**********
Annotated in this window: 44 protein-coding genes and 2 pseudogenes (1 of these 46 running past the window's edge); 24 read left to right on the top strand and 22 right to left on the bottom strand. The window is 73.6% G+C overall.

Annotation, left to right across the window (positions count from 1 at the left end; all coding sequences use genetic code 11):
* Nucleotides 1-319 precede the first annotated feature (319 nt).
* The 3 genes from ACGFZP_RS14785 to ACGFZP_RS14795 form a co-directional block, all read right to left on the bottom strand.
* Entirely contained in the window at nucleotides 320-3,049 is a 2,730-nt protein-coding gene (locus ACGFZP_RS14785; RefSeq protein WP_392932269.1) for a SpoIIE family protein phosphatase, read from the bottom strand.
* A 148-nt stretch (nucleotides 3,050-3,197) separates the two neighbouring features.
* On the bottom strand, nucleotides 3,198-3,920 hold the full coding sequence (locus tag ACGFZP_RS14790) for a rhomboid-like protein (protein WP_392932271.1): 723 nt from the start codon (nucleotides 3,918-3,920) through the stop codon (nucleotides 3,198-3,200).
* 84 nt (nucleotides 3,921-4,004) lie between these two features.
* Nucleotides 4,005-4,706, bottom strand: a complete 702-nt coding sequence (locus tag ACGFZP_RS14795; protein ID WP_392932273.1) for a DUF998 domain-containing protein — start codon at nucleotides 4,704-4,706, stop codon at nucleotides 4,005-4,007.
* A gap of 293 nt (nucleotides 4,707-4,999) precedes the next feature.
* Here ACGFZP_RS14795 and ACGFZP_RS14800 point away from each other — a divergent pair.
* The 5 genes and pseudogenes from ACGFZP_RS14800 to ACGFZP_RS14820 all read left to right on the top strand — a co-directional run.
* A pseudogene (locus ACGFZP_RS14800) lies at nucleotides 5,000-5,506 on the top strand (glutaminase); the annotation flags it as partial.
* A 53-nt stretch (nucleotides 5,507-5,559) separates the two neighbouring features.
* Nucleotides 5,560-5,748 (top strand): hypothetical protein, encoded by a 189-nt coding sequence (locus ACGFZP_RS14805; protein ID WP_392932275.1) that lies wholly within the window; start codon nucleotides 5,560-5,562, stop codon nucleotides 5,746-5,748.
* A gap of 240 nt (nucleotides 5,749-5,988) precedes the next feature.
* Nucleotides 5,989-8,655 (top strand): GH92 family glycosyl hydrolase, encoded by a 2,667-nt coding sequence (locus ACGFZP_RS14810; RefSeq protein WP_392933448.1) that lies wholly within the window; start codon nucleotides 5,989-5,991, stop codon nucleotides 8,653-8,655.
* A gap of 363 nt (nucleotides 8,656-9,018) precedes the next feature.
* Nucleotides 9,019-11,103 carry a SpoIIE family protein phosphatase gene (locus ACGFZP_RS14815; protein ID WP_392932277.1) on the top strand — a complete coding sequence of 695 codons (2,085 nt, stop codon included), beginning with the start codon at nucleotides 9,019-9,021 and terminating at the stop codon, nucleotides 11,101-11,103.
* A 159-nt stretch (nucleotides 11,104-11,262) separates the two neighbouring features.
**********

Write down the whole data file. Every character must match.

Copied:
Annotated in this window: 44 protein-coding genes and 2 pseudogenes (1 of these 46 running past the window's edge); 24 read left to right on the top strand and 22 right to left on the bottom strand. The window is 73.6% G+C overall.

Annotation, left to right across the window (positions count from 1 at the left end; all coding sequences use genetic code 11):
* Nucleotides 1-319 precede the first annotated feature (319 nt).
* The 3 genes from ACGFZP_RS14785 to ACGFZP_RS14795 form a co-directional block, all read right to left on the bottom strand.
* Entirely contained in the window at nucleotides 320-3,049 is a 2,730-nt protein-coding gene (locus ACGFZP_RS14785; RefSeq protein WP_392932269.1) for a SpoIIE family protein phosphatase, read from the bottom strand.
* A 148-nt stretch (nucleotides 3,050-3,197) separates the two neighbouring features.
* On the bottom strand, nucleotides 3,198-3,920 hold the full coding sequence (locus tag ACGFZP_RS14790) for a rhomboid-like protein (protein WP_392932271.1): 723 nt from the start codon (nucleotides 3,918-3,920) through the stop codon (nucleotides 3,198-3,200).
* 84 nt (nucleotides 3,921-4,004) lie between these two features.
* Nucleotides 4,005-4,706, bottom strand: a complete 702-nt coding sequence (locus tag ACGFZP_RS14795; protein ID WP_392932273.1) for a DUF998 domain-containing protein — start codon at nucleotides 4,704-4,706, stop codon at nucleotides 4,005-4,007.
* A gap of 293 nt (nucleotides 4,707-4,999) precedes the next feature.
* Here ACGFZP_RS14795 and ACGFZP_RS14800 point away from each other — a divergent pair.
* The 5 genes and pseudogenes from ACGFZP_RS14800 to ACGFZP_RS14820 all read left to right on the top strand — a co-directional run.
* A pseudogene (locus ACGFZP_RS14800) lies at nucleotides 5,000-5,506 on the top strand (glutaminase); the annotation flags it as partial.
* A 53-nt stretch (nucleotides 5,507-5,559) separates the two neighbouring features.
* Nucleotides 5,560-5,748 (top strand): hypothetical protein, encoded by a 189-nt coding sequence (locus ACGFZP_RS14805; protein ID WP_392932275.1) that lies wholly within the window; start codon nucleotides 5,560-5,562, stop codon nucleotides 5,746-5,748.
* A gap of 240 nt (nucleotides 5,749-5,988) precedes the next feature.
* Nucleotides 5,989-8,655 (top strand): GH92 family glycosyl hydrolase, encoded by a 2,667-nt coding sequence (locus ACGFZP_RS14810; RefSeq protein WP_392933448.1) that lies wholly within the window; start codon nucleotides 5,989-5,991, stop codon nucleotides 8,653-8,655.
* A gap of 363 nt (nucleotides 8,656-9,018) precedes the next feature.
* Nucleotides 9,019-11,103 carry a SpoIIE family protein phosphatase gene (locus ACGFZP_RS14815; protein ID WP_392932277.1) on the top strand — a complete coding sequence of 695 codons (2,085 nt, stop codon included), beginning with the start codon at nucleotides 9,019-9,021 and terminating at the stop codon, nucleotides 11,101-11,103.
* A 159-nt stretch (nucleotides 11,104-11,262) separates the two neighbouring features.